This procedure applies to FusionReactor 4.x and above.
The normal method for installing FusionReactor into a J2EE container is to use the FusionReactor Administration Manager's Instance Manager. This page, located in Instances -> Instance Manager, allows you to easily administer all instances present on a single machine.
If FusionReactor doesn't detect your instance, you may have to install it manually. There are some caveats to this process:
This procedure has been developed for Unix-type operating systems, including Linux. FusionReactor may be installed manually on windows, by changing the corresponding paths. A Windows-specific template configuration is available, and this is noted later in this procedure.
The following list outlines the prerequisites which must be fulfilled prior to beginning this procedure.
This will give a clean environment in which FR4 can be installed.
The FusionReactor Administration Manager, or FRAM, is a cut-down version of FusionReactor which runs inside its own server, and provides administrative and monitoring functionality for other FusionReactor instances.
Although, as a manual install, you won't be able to take advantage of these functions, FRAM does contain an instance template which you can use to create a manually-installed instance.
After the wizard completes, and assuming default answers, the FusionReactor Administration Manager will be installed into /opt/fusionreactor (c:FusionReactor on Windows).
It is not strictly necessary to start FRAM, but if you wish to do so, it can be started using the shell script (/opt/fusionreactor/tomcat/bin/framd start), or by starting the FusionReactor AM service on Windows. If you picked the default port, the service will be available in your browser at http://localhost:8087/.
FusionReactor Administration Manager includes a template instance which you can customize. The four main steps are:
For the purposes of illustration, we will be installing a manual instance into Adobe's ColdFusion server, located in /opt/coldfusion9.
Within the /opt/fusionreactor/instance/cf9/conf folder, you will see two subfolders, unix and windows.
You should now have a reactor.conf and a filter-def.xml file in the conf folder.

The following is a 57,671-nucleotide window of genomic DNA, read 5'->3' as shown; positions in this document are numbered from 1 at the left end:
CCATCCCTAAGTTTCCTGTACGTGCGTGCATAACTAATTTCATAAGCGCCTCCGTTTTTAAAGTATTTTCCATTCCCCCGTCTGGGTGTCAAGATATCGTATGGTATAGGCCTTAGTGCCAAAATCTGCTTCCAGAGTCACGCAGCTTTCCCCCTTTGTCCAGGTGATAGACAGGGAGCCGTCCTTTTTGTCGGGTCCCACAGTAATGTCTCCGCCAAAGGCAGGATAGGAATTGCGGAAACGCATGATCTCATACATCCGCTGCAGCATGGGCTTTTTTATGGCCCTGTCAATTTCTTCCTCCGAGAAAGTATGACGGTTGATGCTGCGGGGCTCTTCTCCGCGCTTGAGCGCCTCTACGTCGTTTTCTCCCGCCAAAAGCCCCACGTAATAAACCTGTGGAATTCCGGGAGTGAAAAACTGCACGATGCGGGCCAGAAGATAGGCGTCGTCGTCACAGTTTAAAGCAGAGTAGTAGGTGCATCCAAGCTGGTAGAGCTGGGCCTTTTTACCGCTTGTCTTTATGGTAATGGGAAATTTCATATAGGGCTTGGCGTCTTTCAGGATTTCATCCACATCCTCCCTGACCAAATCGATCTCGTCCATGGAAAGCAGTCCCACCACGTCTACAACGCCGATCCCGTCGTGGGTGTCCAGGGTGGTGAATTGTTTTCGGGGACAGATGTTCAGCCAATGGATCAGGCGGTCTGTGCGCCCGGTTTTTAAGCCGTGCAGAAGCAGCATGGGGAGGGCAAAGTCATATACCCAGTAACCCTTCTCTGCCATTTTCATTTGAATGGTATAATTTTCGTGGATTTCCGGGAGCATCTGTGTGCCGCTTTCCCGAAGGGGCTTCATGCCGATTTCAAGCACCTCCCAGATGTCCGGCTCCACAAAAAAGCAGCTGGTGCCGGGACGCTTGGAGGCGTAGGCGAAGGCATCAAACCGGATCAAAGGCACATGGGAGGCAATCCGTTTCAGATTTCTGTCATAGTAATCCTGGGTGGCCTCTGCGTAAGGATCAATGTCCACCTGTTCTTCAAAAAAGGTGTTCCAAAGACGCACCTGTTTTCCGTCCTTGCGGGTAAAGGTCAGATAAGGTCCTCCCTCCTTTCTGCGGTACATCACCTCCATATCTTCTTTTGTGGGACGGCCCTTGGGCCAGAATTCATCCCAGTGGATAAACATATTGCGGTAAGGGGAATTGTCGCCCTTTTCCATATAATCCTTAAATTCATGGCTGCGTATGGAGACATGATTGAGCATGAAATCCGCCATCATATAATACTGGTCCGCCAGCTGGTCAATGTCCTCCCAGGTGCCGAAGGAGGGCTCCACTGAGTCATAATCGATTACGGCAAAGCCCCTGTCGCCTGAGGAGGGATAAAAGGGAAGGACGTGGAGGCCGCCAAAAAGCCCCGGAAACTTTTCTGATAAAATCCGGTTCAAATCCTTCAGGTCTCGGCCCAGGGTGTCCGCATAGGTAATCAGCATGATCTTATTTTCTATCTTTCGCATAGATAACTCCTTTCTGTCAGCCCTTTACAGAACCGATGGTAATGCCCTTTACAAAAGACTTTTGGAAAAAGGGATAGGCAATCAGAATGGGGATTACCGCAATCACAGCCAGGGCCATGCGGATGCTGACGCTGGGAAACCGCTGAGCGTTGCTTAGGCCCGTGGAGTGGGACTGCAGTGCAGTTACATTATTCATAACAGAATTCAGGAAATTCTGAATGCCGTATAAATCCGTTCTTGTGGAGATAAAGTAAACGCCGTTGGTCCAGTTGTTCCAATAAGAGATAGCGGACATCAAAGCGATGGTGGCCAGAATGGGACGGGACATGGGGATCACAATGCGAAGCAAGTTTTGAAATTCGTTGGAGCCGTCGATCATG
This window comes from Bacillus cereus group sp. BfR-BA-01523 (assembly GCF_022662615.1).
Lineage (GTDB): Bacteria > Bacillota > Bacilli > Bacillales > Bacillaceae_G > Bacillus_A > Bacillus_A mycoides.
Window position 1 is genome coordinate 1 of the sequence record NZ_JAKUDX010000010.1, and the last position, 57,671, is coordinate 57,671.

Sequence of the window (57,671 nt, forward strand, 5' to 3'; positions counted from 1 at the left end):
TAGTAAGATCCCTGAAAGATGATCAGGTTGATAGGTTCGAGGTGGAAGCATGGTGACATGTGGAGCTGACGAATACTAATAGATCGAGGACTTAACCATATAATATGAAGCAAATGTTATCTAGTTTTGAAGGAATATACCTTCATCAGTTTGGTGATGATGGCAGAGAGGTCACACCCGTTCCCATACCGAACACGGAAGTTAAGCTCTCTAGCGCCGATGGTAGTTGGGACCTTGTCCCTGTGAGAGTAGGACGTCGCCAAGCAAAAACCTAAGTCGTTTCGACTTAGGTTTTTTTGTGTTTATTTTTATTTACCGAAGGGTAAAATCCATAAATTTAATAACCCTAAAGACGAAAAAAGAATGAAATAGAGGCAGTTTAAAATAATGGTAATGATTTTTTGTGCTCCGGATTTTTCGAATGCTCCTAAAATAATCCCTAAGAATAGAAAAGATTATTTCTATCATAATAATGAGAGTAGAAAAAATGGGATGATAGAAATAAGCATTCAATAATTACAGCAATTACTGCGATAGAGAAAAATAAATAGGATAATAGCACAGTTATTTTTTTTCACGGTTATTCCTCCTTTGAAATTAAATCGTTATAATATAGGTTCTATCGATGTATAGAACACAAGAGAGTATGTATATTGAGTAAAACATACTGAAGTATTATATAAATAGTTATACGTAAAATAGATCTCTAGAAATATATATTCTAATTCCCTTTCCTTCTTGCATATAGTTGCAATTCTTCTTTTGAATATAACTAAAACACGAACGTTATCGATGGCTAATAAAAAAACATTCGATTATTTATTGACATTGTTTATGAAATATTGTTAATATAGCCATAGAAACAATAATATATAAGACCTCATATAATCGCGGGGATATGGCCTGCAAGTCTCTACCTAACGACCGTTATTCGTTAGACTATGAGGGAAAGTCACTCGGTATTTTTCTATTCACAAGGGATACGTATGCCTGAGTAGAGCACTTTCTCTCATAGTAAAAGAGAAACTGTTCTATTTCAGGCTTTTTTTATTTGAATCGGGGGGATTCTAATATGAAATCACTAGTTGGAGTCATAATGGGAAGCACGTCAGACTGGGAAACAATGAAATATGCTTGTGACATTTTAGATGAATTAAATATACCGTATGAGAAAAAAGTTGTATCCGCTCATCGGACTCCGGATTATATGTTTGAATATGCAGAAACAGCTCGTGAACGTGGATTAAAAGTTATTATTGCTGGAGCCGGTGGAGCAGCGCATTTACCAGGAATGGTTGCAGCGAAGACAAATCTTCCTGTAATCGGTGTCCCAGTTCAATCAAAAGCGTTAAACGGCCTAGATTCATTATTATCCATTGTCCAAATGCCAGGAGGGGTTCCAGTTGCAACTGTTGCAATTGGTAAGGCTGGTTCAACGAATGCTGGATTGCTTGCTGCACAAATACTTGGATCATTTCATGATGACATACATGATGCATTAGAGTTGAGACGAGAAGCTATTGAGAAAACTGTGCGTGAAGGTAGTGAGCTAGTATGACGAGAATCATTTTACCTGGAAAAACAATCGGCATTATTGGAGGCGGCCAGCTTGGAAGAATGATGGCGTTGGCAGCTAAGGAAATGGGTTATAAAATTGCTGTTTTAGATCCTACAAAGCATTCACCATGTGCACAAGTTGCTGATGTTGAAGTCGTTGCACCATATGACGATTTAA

The internal web server is configured in the file fram.conf.
|webserver.active||Whether the internal webserver is made available. If not, FusionReactor will be available over your main webserver under http://localhost/fusionreactor.|
|webserver.address||The IP address to which the internal webserver should bind.|
|webserver.all||Whether the webserver should bind to all addresses.|
|webserver.port||The port on which the webserver listens.|
Perhaps most important is the last key: webserver.port. You must ensure you use a port here which is not in use by any other application.
The file filter-def.xml contains an XML snippet which must be added to your J2EE container's web.xml file. You should ascertain the location of this file by referring to the container's documentation.
You should now have inserted the FusionReactor filter and filter-mapping block just prior to the first filter (or servlet) definition.
Within the folder /opt/fusionreactor/etc/lib, you'll find a copy of the fusionreactor.jar file. This must be copied to somewhere visible to your J2EE server's webapp instance.
Some functions of FusionReactor, in particular the CPU usage monitor, reside with a custom native library, also located with the /opt/fusionreactor/etc/lib folder.
There are several options to achieve the last point:
Finally, start your J2EE container, and watch its standard-out and standard-error logs. If anything is misconfigured, you should be able to start debugging the problem from the output presented there.
|Last Updated:||09/Aug/11 10:06 AM|
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